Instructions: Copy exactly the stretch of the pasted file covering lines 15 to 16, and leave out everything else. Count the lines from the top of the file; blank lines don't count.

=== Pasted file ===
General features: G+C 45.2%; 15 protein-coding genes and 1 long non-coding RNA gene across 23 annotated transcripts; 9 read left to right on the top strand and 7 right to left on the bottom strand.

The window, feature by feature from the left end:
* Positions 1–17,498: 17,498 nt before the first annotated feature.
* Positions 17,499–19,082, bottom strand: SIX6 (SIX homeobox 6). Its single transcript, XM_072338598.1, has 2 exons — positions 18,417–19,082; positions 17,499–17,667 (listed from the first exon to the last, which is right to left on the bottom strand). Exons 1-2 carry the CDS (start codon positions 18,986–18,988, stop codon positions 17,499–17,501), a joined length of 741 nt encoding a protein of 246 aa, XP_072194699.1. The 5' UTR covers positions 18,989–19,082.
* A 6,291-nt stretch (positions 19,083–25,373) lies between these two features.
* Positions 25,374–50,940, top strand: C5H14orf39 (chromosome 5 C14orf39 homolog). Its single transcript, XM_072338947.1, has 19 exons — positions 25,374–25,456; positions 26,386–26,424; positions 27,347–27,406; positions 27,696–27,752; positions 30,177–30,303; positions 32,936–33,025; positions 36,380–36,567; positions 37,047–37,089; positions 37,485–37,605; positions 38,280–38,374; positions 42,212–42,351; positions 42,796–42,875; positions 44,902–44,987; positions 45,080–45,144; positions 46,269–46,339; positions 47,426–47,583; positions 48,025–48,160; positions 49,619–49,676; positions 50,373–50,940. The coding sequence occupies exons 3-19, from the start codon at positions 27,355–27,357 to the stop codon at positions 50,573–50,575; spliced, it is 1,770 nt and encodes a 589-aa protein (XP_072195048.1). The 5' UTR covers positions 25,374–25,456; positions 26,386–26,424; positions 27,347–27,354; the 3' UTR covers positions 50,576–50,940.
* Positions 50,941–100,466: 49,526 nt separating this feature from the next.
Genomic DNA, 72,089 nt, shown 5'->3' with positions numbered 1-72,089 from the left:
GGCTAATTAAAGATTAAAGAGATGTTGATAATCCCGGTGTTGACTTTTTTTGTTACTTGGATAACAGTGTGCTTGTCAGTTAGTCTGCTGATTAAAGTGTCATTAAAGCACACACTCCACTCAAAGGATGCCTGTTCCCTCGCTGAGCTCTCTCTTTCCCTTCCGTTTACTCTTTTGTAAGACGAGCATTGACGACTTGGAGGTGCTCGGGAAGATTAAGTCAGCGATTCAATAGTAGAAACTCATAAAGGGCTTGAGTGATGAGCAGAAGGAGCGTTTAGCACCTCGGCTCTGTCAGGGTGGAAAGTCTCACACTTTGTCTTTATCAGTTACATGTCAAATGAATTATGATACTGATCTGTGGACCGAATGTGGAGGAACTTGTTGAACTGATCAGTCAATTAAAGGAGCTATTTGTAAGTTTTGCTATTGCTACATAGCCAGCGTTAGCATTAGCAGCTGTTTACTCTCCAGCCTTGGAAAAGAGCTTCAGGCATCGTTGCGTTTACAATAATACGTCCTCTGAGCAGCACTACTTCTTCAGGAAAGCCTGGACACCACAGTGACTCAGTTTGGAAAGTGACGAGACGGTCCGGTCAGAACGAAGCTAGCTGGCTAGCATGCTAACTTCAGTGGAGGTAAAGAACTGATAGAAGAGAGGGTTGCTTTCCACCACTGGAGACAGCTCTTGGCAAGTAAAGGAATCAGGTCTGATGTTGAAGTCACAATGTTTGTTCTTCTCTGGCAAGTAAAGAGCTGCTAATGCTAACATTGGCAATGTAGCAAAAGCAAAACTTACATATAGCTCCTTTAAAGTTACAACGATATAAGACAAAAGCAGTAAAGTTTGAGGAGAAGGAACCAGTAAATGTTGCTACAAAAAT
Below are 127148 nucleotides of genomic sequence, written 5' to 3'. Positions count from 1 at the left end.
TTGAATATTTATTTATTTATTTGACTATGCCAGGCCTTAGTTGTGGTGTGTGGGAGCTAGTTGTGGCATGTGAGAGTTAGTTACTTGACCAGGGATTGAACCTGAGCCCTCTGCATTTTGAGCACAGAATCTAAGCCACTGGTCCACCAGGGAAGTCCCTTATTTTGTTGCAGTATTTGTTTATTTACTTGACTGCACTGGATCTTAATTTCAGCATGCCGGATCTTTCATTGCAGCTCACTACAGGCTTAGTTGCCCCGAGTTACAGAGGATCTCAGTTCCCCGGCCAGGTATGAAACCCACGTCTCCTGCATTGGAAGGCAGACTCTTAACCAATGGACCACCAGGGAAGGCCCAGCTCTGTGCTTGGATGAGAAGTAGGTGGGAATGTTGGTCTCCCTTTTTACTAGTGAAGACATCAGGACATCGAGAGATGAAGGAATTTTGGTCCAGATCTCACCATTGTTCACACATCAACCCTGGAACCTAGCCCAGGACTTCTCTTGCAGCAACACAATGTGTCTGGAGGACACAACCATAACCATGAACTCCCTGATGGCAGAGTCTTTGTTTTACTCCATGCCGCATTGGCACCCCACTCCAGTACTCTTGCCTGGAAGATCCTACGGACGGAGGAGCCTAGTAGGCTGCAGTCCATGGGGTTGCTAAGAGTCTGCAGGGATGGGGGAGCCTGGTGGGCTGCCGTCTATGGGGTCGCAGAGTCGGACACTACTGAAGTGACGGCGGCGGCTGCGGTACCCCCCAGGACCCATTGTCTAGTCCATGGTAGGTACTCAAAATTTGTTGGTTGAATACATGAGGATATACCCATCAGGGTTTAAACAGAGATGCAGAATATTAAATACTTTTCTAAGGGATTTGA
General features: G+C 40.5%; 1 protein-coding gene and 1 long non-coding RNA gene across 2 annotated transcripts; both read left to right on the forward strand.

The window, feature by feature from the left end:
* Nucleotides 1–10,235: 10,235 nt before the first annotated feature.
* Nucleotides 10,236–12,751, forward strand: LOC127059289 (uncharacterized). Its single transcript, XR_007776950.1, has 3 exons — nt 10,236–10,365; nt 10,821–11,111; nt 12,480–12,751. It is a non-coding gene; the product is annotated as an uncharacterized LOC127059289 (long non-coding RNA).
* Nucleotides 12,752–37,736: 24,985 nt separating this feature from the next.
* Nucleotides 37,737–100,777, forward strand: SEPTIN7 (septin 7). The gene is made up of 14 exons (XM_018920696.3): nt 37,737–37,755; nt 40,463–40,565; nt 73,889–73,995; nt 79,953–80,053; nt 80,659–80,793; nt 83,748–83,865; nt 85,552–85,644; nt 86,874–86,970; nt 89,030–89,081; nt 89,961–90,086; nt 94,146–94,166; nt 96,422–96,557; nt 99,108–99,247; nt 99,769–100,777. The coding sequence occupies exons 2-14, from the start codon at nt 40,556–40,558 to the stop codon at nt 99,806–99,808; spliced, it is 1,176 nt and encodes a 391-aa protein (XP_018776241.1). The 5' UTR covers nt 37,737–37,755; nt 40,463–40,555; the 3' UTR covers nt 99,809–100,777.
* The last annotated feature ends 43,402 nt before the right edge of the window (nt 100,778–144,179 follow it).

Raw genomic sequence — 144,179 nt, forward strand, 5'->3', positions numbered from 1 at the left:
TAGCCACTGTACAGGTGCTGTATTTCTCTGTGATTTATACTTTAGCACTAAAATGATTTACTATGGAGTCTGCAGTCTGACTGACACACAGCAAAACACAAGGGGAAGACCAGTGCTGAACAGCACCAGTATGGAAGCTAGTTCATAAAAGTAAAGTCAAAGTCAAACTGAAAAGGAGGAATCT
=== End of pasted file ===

* Nucleotides 10,236–12,751, forward strand: LOC127059289 (uncharacterized). Its single transcript, XR_007776950.1, has 3 exons — nt 10,236–10,365; nt 10,821–11,111; nt 12,480–12,751. It is a non-coding gene; the product is annotated as an uncharacterized LOC127059289 (long non-coding RNA).
* Nucleotides 12,752–37,736: 24,985 nt separating this feature from the next.